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Fox baiting at Boolcoomatta

Alistair Dermer (Reserve Manager)
Published 12 Oct 2016 by Alistair Dermer (Reserve Manager)

The fox (Vulpes vulpes) is a brilliant animal, adaptable to so many climates, yet so destructive to our native fauna.

At Boolcoomatta Reserve Bush Heritage has been baiting foxes since 2009, with very good success. This graph of baits taken (29kb) highlights the success during the initial intensive baiting program from 2009 to 2011. 

Recently we completed another round of baiting, testing and recording bait take, at the same 200 bait stations used since 2009. 

We were very pleased with the results – less than 10% of baits were taken, for a total of 19 baits from the 200 laid.

Map of baits at Boolcoomatta (6.3mb).

Nick Barratt and David Adams, valued volunteers, spent a week on the reserve a month ago putting out the baits. The process involved travelling around the reserve boundaries and internal tracks. Every kilometre, at dedicated bait station sites, they created an area 50cm across of loose soil, buried the baits to 5cm to 10cm deep and placed either fish sauce or tuna oil on-top as an additional scented lure.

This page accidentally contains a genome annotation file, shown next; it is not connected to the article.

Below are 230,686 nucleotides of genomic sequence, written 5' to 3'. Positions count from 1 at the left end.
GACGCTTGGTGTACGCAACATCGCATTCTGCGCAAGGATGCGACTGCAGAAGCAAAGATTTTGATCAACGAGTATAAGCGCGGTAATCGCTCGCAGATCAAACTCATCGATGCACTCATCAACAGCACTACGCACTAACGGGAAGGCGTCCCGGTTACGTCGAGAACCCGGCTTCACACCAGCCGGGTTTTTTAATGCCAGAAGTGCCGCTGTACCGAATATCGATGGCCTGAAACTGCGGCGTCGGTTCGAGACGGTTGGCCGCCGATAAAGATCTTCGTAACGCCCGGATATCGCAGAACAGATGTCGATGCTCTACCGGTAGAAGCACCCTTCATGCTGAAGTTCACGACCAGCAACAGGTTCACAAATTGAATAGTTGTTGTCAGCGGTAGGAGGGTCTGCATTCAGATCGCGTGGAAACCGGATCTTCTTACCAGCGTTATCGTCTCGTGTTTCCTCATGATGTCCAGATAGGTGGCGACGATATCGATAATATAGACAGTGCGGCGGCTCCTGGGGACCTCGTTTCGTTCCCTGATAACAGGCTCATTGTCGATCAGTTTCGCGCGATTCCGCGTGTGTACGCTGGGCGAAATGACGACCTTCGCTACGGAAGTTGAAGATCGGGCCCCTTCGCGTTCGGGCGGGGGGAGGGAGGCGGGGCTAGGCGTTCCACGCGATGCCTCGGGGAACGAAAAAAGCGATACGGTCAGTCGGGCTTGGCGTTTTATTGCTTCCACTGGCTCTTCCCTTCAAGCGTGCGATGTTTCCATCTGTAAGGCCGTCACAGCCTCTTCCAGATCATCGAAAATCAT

Nick Barratt returned last week to re-visit the bait stations and record the baits taken.

The majority of baits removed were on the boundary, and many of the baits removed were from consecutive stations, suggesting a fox has dug up more than one bait, which is often the case.

From this we believe that there are, or were less than 6 foxes at the time entering the reserve or on the reserve. This is a great result given that it's a 64,000 ha property.

Ongoing landscape-scale land management is the key to long-term protection of our native flora and fauna. Thanks to our supporters, and to our volunteers like Nick and David, we're maintaining a significant positive impact on this landscape.

NOT at Boolcoomatta! NOT at Boolcoomatta!
Bait station, bait yet to be buried. Bait station, bait yet to be buried.
Country looking great! Country looking great!
Nick Barratt, placing baits. Nick Barratt, placing baits.
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